JH: Well very simply, he would have an organized life. He wouldn’t have to be working 60-70 hours a week with all kinds of unpaid down time. If he owns his own truck and gets in a wreck or the truck breaks down, what happens to him? What if he still has a truck payment? Disaster. What if he gets in a terrible accident and can’t work for two years? What happens to his mortgage payments, his car payments, his truck payments, his insurance payments? Does he pay workman’s compensation on himself? It’s a tremendous burden. I know independent truck drivers, and there’s a certain type of people that think that life is romantic. But the reality is they have a tremendous dislike of being dictated to. A driver will be called at 2:00 in the morning, drive all night to pick up a hot load at 6:00 a.m. in Richmond, Virginia. Then he gets there and hears the load’s not there and won’t be there until 8:00 at night. He’s got to wait. He doesn’t get paid. He only gets paid by the mile when he’s running. Now there’s a cowboy-type of person who says, “That is the life for me.” We certainly see them as brothers of the road with our Teamsters. I have the ultimate amount of respect for independent truck drivers. But their life is fraught with peril because if they have one thing go wrong, they are really in trouble. I have a relative who started driving a truck that way who finally said, “It’s not for me because it’s just too much down time. When I compute the cost of my truck, the amount of hours I spend, I’m not making much money. After I pay for my truck, pay for my fuel, pay for the tires, pay for the oil, pay for workman’s comp, I worked 70 hours and I made a relatively small amount of money.”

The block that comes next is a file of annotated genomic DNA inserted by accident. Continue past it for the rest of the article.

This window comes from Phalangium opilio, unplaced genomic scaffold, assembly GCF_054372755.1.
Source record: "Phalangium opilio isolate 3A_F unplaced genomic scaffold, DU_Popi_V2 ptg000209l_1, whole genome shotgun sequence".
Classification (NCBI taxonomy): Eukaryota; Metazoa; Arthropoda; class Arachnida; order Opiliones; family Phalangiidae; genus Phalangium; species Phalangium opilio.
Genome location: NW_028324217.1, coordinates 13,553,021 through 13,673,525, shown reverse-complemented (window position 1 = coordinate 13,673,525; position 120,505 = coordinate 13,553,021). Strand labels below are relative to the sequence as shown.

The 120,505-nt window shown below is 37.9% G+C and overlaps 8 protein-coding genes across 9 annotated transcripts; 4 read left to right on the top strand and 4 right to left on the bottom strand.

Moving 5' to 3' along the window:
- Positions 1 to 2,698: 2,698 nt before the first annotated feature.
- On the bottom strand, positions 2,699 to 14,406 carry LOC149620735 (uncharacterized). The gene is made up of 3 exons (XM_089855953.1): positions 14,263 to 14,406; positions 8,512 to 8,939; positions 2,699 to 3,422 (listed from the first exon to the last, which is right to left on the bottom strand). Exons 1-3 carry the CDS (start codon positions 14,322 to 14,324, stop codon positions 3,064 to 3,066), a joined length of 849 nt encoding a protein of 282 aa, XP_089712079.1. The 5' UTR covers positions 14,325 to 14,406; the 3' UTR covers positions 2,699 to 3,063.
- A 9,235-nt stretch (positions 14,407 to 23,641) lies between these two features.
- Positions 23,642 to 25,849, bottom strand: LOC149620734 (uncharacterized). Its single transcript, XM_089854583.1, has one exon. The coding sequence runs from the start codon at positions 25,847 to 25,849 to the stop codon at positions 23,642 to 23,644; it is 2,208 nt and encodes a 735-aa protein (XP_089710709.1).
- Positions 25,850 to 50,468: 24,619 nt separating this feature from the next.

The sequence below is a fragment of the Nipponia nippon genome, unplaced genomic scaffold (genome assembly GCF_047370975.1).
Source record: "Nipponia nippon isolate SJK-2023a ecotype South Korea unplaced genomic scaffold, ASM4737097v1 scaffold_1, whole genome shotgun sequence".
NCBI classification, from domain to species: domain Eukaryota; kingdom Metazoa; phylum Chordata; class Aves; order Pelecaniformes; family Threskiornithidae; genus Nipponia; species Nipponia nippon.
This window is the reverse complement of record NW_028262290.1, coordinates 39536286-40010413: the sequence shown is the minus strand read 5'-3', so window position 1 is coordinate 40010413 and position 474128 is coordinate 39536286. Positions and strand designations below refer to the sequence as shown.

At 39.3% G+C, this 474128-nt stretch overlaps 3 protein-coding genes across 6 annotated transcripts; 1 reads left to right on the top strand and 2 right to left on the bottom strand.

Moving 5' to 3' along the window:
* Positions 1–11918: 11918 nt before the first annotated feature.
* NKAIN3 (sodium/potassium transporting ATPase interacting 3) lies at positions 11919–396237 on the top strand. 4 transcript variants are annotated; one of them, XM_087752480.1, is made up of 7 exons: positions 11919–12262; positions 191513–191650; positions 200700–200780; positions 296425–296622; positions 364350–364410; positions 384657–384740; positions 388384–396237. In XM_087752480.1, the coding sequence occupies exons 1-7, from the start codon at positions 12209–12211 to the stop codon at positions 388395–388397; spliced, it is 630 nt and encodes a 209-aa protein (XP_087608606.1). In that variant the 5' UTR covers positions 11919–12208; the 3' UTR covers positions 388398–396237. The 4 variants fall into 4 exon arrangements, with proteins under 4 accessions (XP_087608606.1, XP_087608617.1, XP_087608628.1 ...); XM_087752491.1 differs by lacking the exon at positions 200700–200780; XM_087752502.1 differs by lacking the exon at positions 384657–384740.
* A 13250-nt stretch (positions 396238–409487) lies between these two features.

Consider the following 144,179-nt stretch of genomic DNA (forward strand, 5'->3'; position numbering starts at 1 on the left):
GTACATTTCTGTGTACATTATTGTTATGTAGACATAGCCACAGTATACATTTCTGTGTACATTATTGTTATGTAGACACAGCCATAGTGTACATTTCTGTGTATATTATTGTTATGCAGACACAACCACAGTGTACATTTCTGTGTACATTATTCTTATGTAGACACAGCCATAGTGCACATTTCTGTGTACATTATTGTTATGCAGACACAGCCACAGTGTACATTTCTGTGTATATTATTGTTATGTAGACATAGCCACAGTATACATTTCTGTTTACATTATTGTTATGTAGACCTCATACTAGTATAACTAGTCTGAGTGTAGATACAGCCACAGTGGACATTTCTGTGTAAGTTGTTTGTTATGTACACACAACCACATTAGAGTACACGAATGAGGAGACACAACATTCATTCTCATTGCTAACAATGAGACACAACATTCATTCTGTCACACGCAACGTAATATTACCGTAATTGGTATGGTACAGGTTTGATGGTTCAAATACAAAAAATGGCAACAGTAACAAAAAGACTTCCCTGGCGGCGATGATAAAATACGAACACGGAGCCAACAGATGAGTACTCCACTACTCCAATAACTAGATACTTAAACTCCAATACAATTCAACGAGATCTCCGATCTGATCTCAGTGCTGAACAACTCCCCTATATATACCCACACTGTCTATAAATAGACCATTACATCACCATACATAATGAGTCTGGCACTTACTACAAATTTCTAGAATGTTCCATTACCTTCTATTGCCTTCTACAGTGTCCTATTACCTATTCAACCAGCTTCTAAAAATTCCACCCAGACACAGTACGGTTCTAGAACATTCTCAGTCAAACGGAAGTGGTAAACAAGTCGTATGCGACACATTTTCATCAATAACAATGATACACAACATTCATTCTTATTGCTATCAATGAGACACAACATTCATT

LG: Why do you think the over-the-road trucking business has gone virtually all to the owner/operator?